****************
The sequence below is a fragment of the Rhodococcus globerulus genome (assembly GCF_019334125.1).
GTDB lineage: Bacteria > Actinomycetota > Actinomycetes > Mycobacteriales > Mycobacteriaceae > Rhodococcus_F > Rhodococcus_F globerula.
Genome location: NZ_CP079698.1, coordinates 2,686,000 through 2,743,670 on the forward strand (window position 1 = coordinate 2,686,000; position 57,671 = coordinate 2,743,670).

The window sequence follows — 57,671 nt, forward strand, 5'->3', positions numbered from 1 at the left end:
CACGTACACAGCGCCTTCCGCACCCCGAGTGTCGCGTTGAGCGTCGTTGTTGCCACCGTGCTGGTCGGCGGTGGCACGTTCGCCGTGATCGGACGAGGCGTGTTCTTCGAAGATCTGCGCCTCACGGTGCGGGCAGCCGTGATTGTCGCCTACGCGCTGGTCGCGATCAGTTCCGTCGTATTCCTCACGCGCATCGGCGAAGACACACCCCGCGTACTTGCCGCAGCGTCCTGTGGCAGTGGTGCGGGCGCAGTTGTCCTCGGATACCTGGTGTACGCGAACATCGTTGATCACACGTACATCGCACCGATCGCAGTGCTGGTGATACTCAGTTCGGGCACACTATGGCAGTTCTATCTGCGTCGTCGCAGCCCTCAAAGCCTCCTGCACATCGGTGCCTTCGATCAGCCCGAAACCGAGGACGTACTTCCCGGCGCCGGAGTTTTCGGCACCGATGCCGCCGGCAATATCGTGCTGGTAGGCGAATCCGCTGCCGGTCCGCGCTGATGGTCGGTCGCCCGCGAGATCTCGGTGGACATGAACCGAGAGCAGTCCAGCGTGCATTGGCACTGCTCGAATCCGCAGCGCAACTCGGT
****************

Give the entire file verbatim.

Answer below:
The sequence below is a fragment of the Rhodococcus globerulus genome (assembly GCF_019334125.1).
GTDB lineage: Bacteria > Actinomycetota > Actinomycetes > Mycobacteriales > Mycobacteriaceae > Rhodococcus_F > Rhodococcus_F globerula.
Genome location: NZ_CP079698.1, coordinates 2,686,000 through 2,743,670 on the forward strand (window position 1 = coordinate 2,686,000; position 57,671 = coordinate 2,743,670).

The window sequence follows — 57,671 nt, forward strand, 5'->3', positions numbered from 1 at the left end:
CACGTACACAGCGCCTTCCGCACCCCGAGTGTCGCGTTGAGCGTCGTTGTTGCCACCGTGCTGGTCGGCGGTGGCACGTTCGCCGTGATCGGACGAGGCGTGTTCTTCGAAGATCTGCGCCTCACGGTGCGGGCAGCCGTGATTGTCGCCTACGCGCTGGTCGCGATCAGTTCCGTCGTATTCCTCACGCGCATCGGCGAAGACACACCCCGCGTACTTGCCGCAGCGTCCTGTGGCAGTGGTGCGGGCGCAGTTGTCCTCGGATACCTGGTGTACGCGAACATCGTTGATCACACGTACATCGCACCGATCGCAGTGCTGGTGATACTCAGTTCGGGCACACTATGGCAGTTCTATCTGCGTCGTCGCAGCCCTCAAAGCCTCCTGCACATCGGTGCCTTCGATCAGCCCGAAACCGAGGACGTACTTCCCGGCGCCGGAGTTTTCGGCACCGATGCCGCCGGCAATATCGTGCTGGTAGGCGAATCCGCTGCCGGTCCGCGCTGATGGTCGGTCGCCCGCGAGATCTCGGTGGACATGAACCGAGAGCAGTCCAGCGTGCATTGGCACTGCTCGAATCCGCAGCGCAACTCGGT